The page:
When I first got this out of its box, I wasn’t quite sure what to make of it. From the initial look and feel, I thought it was a furoshiki (a square cloth used for wrapping bento boxes) which would have been pretty cool. But then I opened it up further, and was clearly a scarf … or was it? It’s a little long and wide to be a scarf, but not wide enough to be a furoshiki.
I got this courtesy of Biken International and JapanExpo. Biken International does an exhibit called The Wabi Sabi Exhibition that showcases traditional Japanese arts and crafts at the JapanExpo. For those who don’t know, Wabi Sabi is a Japanese art style that emphasizes simplicity and natural materials. However, this scarf is neither.
It’s hard to review a scarf. Fashion is personal, and one person can absolutely hate something that someone else absolutely loves. There are two real components to a scarf—design and material. For me, this scarf fails to wow on either front.
The fabric is nice. I thought it might be silk, but after handling it a bit more I don’t think it is. It feels more like a type of nice cotton. I like the pale blue color. It reminds me of some of the indigo dyes you see in Japan.
The real issue is the design. There is a row of Japanese crests that I found pretty, but the main design is a gilded bird that looks conspicuously European. I’m not sure what kind of bird this is. A cockatiel? I’ve seen this type of design before, with the fancy bird and the golden chain, but I can’t exactly remember where. It looks out of place on the scarf, and odd attempt to blend Japanese and European design that just doesn’t click.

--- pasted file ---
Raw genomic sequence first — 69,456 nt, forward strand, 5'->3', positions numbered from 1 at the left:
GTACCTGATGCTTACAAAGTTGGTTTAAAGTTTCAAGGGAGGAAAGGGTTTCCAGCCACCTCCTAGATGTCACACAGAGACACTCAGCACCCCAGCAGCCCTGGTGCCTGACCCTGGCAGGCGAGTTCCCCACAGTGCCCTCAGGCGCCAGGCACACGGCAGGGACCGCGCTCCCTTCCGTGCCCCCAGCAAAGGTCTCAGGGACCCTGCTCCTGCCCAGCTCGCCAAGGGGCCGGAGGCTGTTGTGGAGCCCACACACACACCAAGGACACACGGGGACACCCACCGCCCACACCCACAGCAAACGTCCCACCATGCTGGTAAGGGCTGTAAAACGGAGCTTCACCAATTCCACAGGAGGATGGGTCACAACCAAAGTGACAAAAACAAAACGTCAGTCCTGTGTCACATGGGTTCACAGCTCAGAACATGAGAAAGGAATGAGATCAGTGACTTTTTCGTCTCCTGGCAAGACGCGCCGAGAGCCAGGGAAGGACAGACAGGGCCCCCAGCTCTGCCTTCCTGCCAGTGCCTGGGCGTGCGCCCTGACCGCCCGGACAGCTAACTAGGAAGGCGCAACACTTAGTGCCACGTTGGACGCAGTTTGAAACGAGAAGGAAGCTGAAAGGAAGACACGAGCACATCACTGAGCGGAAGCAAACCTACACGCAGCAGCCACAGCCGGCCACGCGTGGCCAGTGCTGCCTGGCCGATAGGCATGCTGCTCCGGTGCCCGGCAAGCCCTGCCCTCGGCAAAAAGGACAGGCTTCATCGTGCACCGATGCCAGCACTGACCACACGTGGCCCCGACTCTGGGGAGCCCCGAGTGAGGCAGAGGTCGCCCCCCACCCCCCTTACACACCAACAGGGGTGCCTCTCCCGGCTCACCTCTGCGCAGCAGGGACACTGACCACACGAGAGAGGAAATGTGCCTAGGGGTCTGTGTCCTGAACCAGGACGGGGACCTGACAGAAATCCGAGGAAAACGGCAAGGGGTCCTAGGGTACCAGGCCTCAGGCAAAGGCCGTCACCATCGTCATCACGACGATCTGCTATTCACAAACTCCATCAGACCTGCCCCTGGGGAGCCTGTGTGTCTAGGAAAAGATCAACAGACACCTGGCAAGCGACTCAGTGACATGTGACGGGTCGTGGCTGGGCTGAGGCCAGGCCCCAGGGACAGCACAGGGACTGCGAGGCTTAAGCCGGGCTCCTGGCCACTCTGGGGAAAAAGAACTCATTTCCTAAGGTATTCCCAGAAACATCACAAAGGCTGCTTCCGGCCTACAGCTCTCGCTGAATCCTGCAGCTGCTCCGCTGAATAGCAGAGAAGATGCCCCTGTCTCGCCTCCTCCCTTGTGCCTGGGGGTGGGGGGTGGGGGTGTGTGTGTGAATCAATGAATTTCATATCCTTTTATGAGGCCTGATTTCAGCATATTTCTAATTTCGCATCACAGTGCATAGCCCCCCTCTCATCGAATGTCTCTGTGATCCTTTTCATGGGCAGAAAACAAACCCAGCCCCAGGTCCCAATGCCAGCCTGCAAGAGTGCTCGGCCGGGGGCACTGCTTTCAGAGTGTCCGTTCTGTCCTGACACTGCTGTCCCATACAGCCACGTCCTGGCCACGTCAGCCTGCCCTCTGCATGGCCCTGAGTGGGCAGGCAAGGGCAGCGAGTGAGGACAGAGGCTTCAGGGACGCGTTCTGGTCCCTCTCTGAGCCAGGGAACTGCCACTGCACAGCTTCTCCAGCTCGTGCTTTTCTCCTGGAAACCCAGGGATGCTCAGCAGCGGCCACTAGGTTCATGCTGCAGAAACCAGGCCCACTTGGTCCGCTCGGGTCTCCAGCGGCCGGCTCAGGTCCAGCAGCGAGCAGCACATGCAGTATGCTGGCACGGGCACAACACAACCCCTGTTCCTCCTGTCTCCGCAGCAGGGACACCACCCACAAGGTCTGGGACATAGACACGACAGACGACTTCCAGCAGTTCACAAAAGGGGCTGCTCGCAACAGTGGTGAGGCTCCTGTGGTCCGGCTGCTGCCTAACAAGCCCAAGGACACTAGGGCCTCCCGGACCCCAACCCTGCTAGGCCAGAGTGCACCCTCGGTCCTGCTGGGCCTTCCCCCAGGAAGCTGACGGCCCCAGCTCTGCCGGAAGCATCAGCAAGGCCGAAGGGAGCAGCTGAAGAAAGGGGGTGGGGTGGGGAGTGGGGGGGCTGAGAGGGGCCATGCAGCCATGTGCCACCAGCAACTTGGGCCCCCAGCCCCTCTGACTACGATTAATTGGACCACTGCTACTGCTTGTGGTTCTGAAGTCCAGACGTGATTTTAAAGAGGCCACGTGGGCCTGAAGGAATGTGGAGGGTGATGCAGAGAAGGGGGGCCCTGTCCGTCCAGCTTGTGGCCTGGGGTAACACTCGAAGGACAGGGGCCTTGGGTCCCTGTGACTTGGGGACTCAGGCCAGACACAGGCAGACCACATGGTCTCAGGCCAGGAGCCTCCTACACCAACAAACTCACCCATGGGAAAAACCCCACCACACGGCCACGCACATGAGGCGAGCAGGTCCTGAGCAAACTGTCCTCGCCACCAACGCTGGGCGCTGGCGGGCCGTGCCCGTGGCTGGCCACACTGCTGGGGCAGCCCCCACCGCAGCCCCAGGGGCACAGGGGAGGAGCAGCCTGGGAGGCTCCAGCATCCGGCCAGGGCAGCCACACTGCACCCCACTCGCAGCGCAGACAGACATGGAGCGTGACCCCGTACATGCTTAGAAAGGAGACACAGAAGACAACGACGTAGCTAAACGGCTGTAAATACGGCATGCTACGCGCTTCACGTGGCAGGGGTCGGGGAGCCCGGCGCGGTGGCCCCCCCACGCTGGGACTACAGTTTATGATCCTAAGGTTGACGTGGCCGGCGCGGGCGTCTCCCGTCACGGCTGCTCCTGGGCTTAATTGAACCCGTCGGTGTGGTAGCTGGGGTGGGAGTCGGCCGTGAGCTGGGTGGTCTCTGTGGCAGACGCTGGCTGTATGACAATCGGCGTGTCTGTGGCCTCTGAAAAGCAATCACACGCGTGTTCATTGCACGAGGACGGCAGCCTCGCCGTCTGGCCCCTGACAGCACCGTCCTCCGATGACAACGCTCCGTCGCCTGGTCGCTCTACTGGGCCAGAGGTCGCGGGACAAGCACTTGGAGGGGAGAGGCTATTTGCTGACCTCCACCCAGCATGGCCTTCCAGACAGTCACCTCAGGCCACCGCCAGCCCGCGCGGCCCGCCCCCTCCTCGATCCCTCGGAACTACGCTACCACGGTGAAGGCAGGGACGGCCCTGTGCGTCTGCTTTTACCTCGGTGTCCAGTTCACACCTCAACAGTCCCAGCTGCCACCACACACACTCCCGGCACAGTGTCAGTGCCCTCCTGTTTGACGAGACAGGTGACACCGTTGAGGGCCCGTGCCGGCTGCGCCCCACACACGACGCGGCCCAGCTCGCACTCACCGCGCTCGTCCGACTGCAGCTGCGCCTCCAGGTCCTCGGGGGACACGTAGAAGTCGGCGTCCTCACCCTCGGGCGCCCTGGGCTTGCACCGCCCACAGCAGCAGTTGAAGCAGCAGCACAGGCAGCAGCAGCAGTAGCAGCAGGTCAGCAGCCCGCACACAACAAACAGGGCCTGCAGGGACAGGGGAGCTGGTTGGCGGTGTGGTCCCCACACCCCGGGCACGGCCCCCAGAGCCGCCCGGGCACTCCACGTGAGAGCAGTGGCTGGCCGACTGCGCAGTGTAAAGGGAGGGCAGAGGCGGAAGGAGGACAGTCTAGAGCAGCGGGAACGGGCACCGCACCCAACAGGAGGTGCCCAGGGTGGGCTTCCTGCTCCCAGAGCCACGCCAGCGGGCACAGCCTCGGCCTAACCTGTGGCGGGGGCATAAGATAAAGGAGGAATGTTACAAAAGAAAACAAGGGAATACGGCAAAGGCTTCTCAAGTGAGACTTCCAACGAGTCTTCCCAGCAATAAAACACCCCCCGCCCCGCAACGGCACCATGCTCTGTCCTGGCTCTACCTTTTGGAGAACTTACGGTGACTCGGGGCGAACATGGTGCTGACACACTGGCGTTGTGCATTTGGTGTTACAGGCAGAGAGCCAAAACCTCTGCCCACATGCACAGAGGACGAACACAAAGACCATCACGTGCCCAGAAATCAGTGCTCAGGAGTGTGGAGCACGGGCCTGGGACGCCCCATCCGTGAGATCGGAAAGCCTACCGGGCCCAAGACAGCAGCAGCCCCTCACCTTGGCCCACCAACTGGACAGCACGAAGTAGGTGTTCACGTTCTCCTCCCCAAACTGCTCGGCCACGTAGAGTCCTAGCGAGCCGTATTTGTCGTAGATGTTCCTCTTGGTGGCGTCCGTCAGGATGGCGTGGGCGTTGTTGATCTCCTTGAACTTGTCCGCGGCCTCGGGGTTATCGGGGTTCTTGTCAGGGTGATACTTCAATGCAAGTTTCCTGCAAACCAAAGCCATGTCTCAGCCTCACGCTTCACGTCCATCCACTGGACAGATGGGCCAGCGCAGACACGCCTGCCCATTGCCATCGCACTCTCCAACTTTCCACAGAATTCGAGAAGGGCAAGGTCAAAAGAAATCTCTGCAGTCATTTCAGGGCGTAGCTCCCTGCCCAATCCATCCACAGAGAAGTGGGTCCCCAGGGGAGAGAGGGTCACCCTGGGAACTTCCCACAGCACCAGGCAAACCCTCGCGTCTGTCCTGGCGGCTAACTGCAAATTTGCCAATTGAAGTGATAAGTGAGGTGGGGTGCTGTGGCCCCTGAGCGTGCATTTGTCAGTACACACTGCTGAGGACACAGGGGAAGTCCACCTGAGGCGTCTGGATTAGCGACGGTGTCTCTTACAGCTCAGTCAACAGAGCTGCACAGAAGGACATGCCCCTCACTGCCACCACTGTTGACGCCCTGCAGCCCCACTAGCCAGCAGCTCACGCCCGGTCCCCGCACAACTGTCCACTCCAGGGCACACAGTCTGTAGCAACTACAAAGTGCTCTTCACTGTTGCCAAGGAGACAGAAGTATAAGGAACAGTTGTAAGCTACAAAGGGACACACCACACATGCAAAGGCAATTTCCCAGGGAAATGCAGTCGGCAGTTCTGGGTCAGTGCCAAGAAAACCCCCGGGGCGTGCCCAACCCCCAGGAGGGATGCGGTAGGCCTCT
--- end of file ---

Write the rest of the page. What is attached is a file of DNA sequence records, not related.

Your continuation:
Ultimately, by trying to hit too many targets the scarf fails. It’s too “stuck in the middle.” It isn’t European, it isn’t Japanese. It isn’t a scarf, it isn’t a furoshiki. It needs to go one way or the other.
Oh, and the ultimate test of this scarf. After looking it over for review purposes, I gave it to my wife to see what she thought. She was unimpressed, and her reaction can be summed up as “Meh.” She also would have liked it better if it had been a true furoshiki, because at least then we could have gotten some use out of it.
NOTE: After talking to my wife some more, we figured out this is neither a furoshiki, not a scarf, but a tenegui, a type of hand towel common throughout Japan used for wiping your hands and neck during the hot humid summers. Neither of us had seen a tenegui this fancy–usually they are cotton towels with shop names on them or some kind of design. Tenegui are usually disposable, because you use them to wipe up sweat and dirty water. But if you are in the mood for a fashionable one, well … this might be up your alley. But I would almost feel bad using it for its intended purpose.